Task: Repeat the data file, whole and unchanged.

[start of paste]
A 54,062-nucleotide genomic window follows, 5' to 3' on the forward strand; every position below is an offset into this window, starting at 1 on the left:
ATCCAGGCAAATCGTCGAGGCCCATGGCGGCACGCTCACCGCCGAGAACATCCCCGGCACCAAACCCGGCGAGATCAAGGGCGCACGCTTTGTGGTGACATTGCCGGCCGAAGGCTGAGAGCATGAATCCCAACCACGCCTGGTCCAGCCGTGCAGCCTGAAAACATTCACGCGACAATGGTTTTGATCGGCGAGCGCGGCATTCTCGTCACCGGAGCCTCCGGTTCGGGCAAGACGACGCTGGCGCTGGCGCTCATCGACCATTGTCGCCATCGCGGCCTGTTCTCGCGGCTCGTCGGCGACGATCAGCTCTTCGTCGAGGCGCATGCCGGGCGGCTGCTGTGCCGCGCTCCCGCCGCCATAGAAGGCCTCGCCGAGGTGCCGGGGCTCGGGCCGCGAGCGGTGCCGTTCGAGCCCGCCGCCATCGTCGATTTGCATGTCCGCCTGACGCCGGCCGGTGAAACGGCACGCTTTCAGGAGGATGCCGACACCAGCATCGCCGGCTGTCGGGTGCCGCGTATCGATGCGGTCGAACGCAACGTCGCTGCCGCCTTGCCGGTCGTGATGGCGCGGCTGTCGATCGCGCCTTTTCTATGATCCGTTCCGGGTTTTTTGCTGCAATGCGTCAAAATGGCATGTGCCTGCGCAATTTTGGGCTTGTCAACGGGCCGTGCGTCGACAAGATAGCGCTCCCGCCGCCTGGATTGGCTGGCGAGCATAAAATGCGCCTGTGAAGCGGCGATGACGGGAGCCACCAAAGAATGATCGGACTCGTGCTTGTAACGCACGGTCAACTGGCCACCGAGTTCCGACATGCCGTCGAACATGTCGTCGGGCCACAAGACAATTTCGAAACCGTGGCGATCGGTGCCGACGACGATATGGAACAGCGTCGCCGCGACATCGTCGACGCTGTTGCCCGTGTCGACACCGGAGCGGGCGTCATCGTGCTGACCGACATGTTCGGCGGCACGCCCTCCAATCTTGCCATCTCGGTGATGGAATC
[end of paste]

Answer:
A 54,062-nucleotide genomic window follows, 5' to 3' on the forward strand; every position below is an offset into this window, starting at 1 on the left:
ATCCAGGCAAATCGTCGAGGCCCATGGCGGCACGCTCACCGCCGAGAACATCCCCGGCACCAAACCCGGCGAGATCAAGGGCGCACGCTTTGTGGTGACATTGCCGGCCGAAGGCTGAGAGCATGAATCCCAACCACGCCTGGTCCAGCCGTGCAGCCTGAAAACATTCACGCGACAATGGTTTTGATCGGCGAGCGCGGCATTCTCGTCACCGGAGCCTCCGGTTCGGGCAAGACGACGCTGGCGCTGGCGCTCATCGACCATTGTCGCCATCGCGGCCTGTTCTCGCGGCTCGTCGGCGACGATCAGCTCTTCGTCGAGGCGCATGCCGGGCGGCTGCTGTGCCGCGCTCCCGCCGCCATAGAAGGCCTCGCCGAGGTGCCGGGGCTCGGGCCGCGAGCGGTGCCGTTCGAGCCCGCCGCCATCGTCGATTTGCATGTCCGCCTGACGCCGGCCGGTGAAACGGCACGCTTTCAGGAGGATGCCGACACCAGCATCGCCGGCTGTCGGGTGCCGCGTATCGATGCGGTCGAACGCAACGTCGCTGCCGCCTTGCCGGTCGTGATGGCGCGGCTGTCGATCGCGCCTTTTCTATGATCCGTTCCGGGTTTTTTGCTGCAATGCGTCAAAATGGCATGTGCCTGCGCAATTTTGGGCTTGTCAACGGGCCGTGCGTCGACAAGATAGCGCTCCCGCCGCCTGGATTGGCTGGCGAGCATAAAATGCGCCTGTGAAGCGGCGATGACGGGAGCCACCAAAGAATGATCGGACTCGTGCTTGTAACGCACGGTCAACTGGCCACCGAGTTCCGACATGCCGTCGAACATGTCGTCGGGCCACAAGACAATTTCGAAACCGTGGCGATCGGTGCCGACGACGATATGGAACAGCGTCGCCGCGACATCGTCGACGCTGTTGCCCGTGTCGACACCGGAGCGGGCGTCATCGTGCTGACCGACATGTTCGGCGGCACGCCCTCCAATCTTGCCATCTCGGTGATGGAATC